Black-ish Season 1 Episode 23 Review: “Elephant in the Room”

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Black-ish Season 1 Episode 23 Review: “Elephant in the Room”

Black-ish

The best scene of “Elephant in the Room” (any non-Diane involved scene, that is) is in the Johnsons’ kitchen, as the parents lament the fact their child is coming under the influence of the Republican party. In walks Ruby the Caricature, spouting off at the mouth about how creationism is immoral and immigrants should go back across the border. She then reveals she’s a card-carrying Democrat despite this, unable to cross the political aisle to the party that actually fits her beliefs, because of some assumption about Republican evil-ness. That self-contradiction brings a wonderful bit of color to Black-ish (and much needed shades of depth to Ruby’s character) – unfortunately, it’s not something Black-ish‘s penultimate episode is interested in really exploring, either.

The problem with “Elephant in the Room” is often the thing that plagues Black-ish; too willing to dip into slapstick for its humor, “Elephant in the Room” never takes the opportunity to build anything out of its straw man Republican, instead throwing out thin arguments in pursuit of reinforcing racial stereotypes (black people who vote Republican are hypocrites, yada yada yada). I’m the last person to defend the Republican party, but “Elephant in the Room” at no point considers this a viable option; instead, it’s just “Republicans are idiots” for the entirety of the episode. As good/easy as those arguments are to make, “Elephant” doesn’t utilize them towards any meaningful end, instead offering up a resolution of “we respect your beliefs… but you’re wrong” to love-smitten, Young Republican Junior – in other words, an attempt to prevent him from forming his own ideas and thoughts about the world.

I don’t mind that Black-ish picks a side of the political table to stand on, but it’s critique of black Republicans is thin, at best, and doesn’t warrant the back-patting and self-congratulatory smirk Dre has in the final moments, as he’s basically telling his son he’s wrong for thinking the way he does (yeah, Dre the Crappy Father makes a return in the final act). That lack of nuance in portraying Republican beliefs (again, can’t believe what I’m saying here) undercuts the pathos Black-ish tries to present about aligning oneself with the political right. While I can’t argue I know dozens upon dozens of ignorant Republicans (like the “small business” owners whose mansion Dre and Bow visit), I know plenty of idiot Democrats, too, and Black-ish refuses to poke fun at the side it aligns itself with, which makes this straw man attack against Republicans less effective.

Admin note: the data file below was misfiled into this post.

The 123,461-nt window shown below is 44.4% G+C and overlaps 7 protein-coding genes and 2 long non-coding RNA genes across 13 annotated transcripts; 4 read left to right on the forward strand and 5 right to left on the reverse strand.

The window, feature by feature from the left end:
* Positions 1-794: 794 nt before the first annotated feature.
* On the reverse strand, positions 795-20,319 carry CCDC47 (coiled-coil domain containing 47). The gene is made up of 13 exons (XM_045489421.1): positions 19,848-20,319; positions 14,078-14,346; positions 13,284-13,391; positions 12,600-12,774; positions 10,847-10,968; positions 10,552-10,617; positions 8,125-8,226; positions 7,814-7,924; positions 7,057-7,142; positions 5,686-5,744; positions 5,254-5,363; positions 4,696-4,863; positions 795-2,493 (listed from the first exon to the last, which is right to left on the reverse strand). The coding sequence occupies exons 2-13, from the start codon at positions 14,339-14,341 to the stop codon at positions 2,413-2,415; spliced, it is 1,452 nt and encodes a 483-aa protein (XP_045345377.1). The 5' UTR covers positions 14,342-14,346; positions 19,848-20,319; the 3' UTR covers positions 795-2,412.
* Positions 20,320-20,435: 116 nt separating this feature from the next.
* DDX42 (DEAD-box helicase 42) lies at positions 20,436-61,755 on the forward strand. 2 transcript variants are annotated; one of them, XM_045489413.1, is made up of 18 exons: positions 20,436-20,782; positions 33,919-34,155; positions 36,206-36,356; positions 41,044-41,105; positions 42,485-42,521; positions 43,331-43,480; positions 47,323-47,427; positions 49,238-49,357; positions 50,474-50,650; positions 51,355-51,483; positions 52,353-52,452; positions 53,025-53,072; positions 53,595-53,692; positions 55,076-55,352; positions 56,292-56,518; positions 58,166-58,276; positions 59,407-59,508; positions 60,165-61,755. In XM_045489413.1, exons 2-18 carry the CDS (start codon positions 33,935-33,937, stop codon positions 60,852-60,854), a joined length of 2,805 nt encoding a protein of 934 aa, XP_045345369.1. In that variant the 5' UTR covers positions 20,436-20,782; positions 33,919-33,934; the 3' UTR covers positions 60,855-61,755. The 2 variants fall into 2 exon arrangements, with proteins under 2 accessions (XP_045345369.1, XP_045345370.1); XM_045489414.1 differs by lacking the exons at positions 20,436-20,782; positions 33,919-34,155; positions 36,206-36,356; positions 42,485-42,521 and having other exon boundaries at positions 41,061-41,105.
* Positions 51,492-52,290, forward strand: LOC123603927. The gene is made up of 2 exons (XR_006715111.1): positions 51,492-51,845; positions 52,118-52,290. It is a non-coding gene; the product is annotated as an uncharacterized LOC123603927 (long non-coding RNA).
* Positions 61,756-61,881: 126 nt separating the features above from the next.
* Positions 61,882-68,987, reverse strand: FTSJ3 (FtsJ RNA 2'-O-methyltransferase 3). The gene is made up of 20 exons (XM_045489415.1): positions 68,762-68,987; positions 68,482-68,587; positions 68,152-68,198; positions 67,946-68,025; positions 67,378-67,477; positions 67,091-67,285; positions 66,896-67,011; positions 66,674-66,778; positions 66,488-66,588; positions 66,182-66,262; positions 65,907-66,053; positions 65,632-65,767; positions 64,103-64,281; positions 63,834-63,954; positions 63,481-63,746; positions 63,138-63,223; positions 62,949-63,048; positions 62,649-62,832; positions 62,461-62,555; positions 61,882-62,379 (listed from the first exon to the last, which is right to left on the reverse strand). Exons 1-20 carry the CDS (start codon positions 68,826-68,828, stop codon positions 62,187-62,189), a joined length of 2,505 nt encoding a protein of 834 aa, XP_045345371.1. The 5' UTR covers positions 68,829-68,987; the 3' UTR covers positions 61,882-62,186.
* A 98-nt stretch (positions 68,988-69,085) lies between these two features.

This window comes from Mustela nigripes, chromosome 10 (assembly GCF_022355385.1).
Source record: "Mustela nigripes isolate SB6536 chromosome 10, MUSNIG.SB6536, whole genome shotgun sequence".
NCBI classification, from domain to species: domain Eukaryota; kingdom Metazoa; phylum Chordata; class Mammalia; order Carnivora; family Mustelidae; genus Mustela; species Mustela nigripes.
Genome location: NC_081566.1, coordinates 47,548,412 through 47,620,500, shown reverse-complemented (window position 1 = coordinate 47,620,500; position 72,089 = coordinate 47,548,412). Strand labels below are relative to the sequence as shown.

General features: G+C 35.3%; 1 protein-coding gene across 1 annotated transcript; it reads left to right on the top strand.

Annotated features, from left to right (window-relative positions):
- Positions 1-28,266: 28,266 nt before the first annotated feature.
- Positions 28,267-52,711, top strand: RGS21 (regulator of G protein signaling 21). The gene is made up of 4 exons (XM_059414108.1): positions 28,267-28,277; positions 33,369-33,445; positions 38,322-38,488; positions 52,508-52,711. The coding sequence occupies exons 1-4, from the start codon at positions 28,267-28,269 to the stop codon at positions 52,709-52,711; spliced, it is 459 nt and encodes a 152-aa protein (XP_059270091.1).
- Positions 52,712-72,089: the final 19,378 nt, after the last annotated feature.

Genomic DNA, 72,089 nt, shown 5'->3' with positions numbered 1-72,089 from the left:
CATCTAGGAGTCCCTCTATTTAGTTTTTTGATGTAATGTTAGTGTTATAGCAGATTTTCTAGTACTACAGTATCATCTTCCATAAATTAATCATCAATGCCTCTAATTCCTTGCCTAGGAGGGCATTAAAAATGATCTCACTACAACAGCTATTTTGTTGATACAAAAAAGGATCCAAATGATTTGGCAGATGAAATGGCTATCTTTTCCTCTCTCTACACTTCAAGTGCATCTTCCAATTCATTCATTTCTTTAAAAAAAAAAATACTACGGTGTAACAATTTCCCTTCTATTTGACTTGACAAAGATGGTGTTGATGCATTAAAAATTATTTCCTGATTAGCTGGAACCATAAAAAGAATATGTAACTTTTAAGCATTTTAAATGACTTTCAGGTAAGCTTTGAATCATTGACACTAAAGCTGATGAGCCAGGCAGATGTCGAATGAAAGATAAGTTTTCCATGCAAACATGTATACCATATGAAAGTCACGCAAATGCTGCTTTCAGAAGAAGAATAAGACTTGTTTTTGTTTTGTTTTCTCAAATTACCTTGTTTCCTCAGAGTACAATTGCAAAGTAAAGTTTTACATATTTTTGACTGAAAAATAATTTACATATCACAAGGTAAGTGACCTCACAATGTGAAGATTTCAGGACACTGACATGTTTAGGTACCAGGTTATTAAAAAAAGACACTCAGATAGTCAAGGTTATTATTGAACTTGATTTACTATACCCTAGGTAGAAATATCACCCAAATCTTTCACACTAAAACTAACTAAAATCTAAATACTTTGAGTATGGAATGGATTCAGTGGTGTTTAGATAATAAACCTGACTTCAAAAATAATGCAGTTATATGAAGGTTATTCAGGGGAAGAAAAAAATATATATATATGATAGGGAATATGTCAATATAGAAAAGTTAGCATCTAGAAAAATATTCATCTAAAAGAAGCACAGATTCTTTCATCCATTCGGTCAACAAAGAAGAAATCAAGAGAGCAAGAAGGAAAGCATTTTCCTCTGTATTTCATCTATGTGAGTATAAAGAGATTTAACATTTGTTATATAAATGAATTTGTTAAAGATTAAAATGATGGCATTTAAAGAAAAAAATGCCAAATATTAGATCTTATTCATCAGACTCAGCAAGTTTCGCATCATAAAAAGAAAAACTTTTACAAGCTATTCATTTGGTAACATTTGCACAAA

At least there’s another fun Diane plot to save the episode. Recent weeks have brought Zoe and Diane closer together in their stories, and the B-stories have been all the better for it. Zoe and Junior don’t make for a great story pair; he’s an idiot and she’s aloof, which robs their stories of having any kind of impact on a character level. Diane trying to sabotage Zoe’s eye sight so she doesn’t lose the nickname she hated? That’s a story I can get behind, offering some much-needed connections between father and daughter (to this point, Bow’s mostly the one talking to the kids; Dre just yells and overreacts to them) that give her story some weight where the central conflict is lacking. It’s a small touch, having Diane fight to protect a nickname she doesn’t like, but watching her try and manipulate the system around a clueless, blind Zoe is much more fun than Diane taking on Jack or Junior, who are way too stupid to challenge Diane and her abundance of intelligence and charisma.

That charming B-story is almost able to eclipse the rest of “Elephant”; yet, we’re still left with the ending where Dre tells his son he’s wrong for having his beliefs, an absolutely irresponsible way to approach parenting, and a moment Black-ish seems completely ignorant of. It brings an episode with some promising moments to a crash-and-burn ending; Black-ish‘s attempts to engage nuanced ideas out of cartoonish comedy hasn’t found its balance through the first season (remember the “Rosa Parks” speech by Junior at a fancy, upper-class ski resort?), a dissonance seen once again throughout the entirety of “Elephant in the Room”.

[Photo credit: Nicole Wilder/ABC]

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